“We’re extremely excited about these young defensemen,” associate general manager Jason Botterill said. “Brian Dumoulin. Scott Harrington. Simon Despres. It’s time for them to get an opportunity.”

So much for that idea.

Christian Ehrhoff a Penguin

Christian Ehrhoff Sabres
Christian Ehrhoff signed a 1-year/$4M deal with the Pittsburgh Penguins on Tuesday afternoon.(Micheline/SynergyMax)

Christian Ehrhoff is but one man, capable only of taking up one roster spot.

The list above is the order in which I think the Penguins view their organizational depth chart for defensemen (the exceptions being Despres and Samuelsson, based on their RFA status).

Let’s make the same list, only now include Ehrhoff and forget the RFA statuses of Despres and Samuelsson:

  1. Kris Letang
  2. Paul Martin
  3. Christian Ehrhoff
  4. Olli Maatta
  5. Rob Scuderi
  6. Robert Bortuzzo
  7. Brian Dumoulin
  8. Scott Harrington
  9. Simon Despres
  10. Philip Samuelsson
  11. Derrick Pouliot

Botterill mentioned three names to Yohe in the interview: Dumoulin, Despres, and Harrington. The Pens are said to be very high on what they feel Scott Harrington can contribute both in performance and leadership (he was captain of the London Knights when they were runners-up for the Memorial Cup in 2012).

That is but one example. With Ehrhoff now in the mix, Dumoulin figures to be the odd man out in the NHL. Although it should be Scuderi based on his play from a year ago, and the fact that no one seems to think he’ll fit very well in Mike Johnston’s system.

Harrington and Despres could be mired in the AHL again because of veteran depth. While depth is a good thing to have (admittedly so by Penguins’ brass when asked about the forward group), you can have too much of it. Which is exactly the case here.

This is where I need you to understand me. I’m not saying that Ehrhoff is a bad player. Quite to the contrary. I think he’ll fit in very nice with this group of defensemen, and especially on the power play (think Sergei Gonchar).

He was an assistant captain in Buffalo and is a tremendous teammate by all accounts. A good quality character-type to have in the locker room.

My problem here is that I think the money should have been delegated elsewhere. Think of it this way: The Penguins have a nasty leak in their roof. But instead of fixing the roof, you use the money on an addition to the house. Sure it’s nice to have, but was it a necessity?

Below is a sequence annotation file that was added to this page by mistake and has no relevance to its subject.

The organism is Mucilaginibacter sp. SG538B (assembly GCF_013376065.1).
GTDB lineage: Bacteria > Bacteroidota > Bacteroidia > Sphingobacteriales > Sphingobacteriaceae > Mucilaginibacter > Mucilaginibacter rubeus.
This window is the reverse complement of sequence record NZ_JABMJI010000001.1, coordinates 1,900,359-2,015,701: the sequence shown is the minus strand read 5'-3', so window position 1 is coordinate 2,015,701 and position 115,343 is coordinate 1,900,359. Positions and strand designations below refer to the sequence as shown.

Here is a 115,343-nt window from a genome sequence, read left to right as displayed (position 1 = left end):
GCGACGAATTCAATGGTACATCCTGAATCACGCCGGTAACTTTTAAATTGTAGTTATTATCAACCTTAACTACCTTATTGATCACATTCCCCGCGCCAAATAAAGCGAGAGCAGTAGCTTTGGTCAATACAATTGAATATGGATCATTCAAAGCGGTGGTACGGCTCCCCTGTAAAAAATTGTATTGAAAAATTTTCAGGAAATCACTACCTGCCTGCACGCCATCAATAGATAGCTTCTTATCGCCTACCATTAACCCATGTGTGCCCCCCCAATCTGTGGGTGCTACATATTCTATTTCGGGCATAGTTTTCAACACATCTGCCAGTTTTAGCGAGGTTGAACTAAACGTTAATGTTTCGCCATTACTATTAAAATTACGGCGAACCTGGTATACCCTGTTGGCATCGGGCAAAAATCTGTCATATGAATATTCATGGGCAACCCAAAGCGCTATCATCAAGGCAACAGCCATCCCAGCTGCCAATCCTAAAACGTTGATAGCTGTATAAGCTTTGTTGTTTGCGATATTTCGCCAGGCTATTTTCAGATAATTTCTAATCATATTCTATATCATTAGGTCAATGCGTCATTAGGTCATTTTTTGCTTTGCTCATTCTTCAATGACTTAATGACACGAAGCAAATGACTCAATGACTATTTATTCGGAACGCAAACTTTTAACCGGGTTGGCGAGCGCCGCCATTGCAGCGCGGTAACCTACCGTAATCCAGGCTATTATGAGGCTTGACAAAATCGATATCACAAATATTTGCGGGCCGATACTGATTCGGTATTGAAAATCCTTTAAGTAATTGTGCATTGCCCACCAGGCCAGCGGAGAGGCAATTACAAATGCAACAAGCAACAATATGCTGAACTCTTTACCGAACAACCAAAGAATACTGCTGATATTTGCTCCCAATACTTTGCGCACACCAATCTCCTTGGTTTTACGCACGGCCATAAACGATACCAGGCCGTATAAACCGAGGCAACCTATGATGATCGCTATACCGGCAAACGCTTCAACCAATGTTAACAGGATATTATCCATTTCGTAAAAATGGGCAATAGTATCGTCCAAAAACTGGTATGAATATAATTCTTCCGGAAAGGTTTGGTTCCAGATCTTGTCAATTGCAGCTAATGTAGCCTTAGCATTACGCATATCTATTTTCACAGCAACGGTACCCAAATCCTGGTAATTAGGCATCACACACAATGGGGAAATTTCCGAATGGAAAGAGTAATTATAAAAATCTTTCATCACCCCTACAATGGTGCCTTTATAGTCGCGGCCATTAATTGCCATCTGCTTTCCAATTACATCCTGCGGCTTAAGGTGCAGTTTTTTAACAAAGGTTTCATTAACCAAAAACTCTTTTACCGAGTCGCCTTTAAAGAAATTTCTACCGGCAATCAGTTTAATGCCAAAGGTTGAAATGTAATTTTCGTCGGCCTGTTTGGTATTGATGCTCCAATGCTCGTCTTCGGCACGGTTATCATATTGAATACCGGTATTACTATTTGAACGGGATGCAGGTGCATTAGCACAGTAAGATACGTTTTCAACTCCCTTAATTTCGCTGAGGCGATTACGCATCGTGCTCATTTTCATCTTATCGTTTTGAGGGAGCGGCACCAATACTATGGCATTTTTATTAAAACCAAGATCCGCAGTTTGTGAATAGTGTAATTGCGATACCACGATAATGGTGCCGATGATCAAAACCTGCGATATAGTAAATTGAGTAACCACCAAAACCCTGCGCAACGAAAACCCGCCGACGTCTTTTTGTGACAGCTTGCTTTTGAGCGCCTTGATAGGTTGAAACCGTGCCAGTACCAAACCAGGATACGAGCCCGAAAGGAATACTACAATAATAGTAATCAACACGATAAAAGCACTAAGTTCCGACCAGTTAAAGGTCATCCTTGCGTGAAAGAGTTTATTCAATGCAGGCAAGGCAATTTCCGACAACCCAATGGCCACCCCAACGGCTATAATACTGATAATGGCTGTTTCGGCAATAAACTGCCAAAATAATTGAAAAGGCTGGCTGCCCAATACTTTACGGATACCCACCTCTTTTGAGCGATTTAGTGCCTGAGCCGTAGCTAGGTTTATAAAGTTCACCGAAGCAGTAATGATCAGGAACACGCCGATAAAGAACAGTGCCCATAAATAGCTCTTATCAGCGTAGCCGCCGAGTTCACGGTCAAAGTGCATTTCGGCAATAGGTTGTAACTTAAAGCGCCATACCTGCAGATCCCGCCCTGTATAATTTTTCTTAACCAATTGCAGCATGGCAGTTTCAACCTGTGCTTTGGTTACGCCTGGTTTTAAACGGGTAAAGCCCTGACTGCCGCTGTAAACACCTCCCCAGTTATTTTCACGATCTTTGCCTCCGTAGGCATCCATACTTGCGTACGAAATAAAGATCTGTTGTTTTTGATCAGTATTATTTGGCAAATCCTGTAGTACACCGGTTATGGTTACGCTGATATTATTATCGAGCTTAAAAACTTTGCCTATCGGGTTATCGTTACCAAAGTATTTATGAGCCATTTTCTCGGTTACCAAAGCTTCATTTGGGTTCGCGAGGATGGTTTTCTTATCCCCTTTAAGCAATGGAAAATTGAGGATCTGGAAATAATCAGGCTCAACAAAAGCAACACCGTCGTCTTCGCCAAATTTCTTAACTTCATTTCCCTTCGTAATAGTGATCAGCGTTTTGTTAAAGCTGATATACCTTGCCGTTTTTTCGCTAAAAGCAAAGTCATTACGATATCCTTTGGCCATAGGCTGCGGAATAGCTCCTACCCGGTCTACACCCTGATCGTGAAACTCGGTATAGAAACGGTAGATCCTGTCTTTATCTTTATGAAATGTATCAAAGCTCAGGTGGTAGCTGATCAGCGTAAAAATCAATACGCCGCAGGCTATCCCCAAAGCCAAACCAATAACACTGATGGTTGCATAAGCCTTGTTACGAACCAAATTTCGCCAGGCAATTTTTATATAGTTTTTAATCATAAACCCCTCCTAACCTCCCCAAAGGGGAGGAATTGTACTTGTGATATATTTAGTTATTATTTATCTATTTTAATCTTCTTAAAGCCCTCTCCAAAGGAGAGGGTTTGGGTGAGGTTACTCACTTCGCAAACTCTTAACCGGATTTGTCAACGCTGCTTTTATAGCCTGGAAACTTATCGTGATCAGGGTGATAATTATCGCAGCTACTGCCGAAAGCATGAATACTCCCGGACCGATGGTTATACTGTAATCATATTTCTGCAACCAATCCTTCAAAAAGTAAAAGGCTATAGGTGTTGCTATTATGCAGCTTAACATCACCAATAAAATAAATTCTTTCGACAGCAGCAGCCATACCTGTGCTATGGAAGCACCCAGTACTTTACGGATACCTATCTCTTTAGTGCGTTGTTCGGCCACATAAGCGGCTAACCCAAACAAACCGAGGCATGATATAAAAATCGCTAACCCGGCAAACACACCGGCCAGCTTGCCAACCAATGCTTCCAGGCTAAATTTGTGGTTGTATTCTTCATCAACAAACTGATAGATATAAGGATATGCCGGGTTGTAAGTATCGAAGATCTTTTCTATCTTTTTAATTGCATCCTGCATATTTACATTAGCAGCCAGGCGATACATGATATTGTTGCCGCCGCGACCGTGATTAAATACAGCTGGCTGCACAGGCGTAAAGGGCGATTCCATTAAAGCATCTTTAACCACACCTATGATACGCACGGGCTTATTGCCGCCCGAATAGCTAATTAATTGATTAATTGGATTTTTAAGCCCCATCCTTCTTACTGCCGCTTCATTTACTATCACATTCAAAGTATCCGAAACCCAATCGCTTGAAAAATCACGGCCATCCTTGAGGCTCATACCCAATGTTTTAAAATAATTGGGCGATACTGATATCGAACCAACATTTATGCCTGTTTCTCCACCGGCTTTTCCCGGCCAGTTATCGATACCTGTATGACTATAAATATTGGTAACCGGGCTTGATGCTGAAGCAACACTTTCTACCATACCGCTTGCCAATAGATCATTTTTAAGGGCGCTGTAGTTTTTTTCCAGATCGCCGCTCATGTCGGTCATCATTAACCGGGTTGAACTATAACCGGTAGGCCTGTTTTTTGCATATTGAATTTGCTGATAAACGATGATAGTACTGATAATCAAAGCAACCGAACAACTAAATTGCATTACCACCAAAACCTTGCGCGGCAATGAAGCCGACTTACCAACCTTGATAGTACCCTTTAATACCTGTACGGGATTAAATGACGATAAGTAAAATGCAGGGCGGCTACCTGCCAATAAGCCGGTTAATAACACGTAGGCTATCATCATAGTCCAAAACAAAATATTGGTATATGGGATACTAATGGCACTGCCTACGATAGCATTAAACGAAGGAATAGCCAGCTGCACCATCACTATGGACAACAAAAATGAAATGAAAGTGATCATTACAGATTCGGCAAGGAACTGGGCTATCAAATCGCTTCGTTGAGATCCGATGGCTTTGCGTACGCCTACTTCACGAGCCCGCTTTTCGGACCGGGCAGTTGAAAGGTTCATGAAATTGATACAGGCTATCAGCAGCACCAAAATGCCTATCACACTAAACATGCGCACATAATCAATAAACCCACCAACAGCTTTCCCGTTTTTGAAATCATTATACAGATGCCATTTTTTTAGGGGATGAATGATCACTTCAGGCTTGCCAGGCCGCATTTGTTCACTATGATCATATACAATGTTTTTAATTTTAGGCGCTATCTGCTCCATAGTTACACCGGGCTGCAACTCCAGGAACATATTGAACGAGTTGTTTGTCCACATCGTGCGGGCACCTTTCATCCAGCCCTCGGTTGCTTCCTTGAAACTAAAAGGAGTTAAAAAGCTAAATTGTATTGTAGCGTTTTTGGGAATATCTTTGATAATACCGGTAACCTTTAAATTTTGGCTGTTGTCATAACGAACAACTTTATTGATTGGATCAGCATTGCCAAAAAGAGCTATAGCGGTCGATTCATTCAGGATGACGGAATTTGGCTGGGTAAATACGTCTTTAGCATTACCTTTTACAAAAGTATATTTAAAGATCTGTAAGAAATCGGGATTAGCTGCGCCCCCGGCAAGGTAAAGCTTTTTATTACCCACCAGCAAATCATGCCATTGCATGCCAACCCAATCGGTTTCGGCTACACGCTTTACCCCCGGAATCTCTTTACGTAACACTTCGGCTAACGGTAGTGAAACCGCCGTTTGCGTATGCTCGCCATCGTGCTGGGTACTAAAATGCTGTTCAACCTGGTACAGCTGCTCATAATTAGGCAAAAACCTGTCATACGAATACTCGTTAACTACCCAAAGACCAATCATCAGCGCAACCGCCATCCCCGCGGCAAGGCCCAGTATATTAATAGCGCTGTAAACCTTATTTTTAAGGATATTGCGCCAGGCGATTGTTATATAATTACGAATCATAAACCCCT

In my opinion, its a bad way to spend $4 million when you began the day in need of not one, but TWO bona fide top-six wingers for Crosby and Malkin.

Now, the Penguins have even less cap space, and the logjam on defense hasn’t gotten any better.

The Worst of It

Rutherford stuck his foot in his mouth again later on Tuesday afternoon when addressing the media. When asked point-blank by Josh Yohe about not adding a top-6 forward, Rutherford said that there wasn’t a need to add any more forwards at this time. His reasoning? The team doesn’t have to be constructed for a playoff run in September.

Do with that what you will.

Other Moves

The Penguins did add (well, one add and one re-sign) two players to the bottom six group later in the day Tuesday. Blake Comeau (1-year/$700K), most recently of the Columbus Blue Jackets, and Marcel Goc (1-year/$1.2M) whom the Pens acquired at the trade deadline back in March.

German goaltender Thomas Greiss, most recently with the Arizona (formerly Phoenix) Coyotes, was also signed to a 1-year/$1M deal.

Comeau and Goc are solid additions to the fourth line (unless the Pens don’t being any other forwards, then Comeau will slot up to the third line), and Greiss has apparently been brought in to compete with Jeff Zatkoff to back up Marc-Andre Fleury. I could go on about bringing in a backup goalie at $1 million when Zatkoff is a plenty capable reserve, but let’s just leave it at the analogy used above with the Ehrhoff deal.

Who knows, maybe next June I’ll be eating my own words here, but right now, none of this feels right.

I’m very confused. I hope Jim Rutherford and the boys in management know what they’re doing.